Trespass By Bisso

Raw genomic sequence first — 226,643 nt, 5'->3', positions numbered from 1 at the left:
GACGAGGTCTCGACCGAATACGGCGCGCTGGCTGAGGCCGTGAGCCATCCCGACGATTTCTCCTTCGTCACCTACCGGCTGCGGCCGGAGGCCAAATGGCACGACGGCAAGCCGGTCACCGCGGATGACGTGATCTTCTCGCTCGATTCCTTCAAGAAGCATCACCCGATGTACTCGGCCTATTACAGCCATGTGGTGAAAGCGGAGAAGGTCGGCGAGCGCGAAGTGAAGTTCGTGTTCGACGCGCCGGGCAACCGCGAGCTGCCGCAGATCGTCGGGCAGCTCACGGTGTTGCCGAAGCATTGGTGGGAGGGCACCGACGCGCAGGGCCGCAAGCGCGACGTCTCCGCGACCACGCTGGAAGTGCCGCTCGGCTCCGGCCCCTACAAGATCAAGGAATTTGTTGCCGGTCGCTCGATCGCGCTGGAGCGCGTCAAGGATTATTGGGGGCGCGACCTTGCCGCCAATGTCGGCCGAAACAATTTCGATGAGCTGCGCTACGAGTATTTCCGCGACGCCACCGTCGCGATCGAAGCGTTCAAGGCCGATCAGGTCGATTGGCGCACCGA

It is conceded that Bisso did not trespass on any land owned by Donnell. But Donnell contended that his rights of way were invaded in that: 1) it was wrongful of Bisso to remove the rock and gravel from Road F on which Donnell had a right of way; 2) Bisso, in cutting the gap from Road F, actually sliced into part of the railroad right of way and because the railroad had granted a license to Donnell, Bisso trespassed on Donnell's property right; 3) Bisso wrongfully bulldozed the roadbed which had been built. For this, Donnell sought damages, compensatory in the amount of $5,000 and punitive in the amount of $10,000. Since the prayer of the complaint (together with that of a supplemental complaint) was for damages of a total of $4,000 plus punitive damages in the sum of $5,000, the verdict was plainly incorrect. It was reduced by the court to $4,000 for compensatory damages and $5,000 for punitive damages.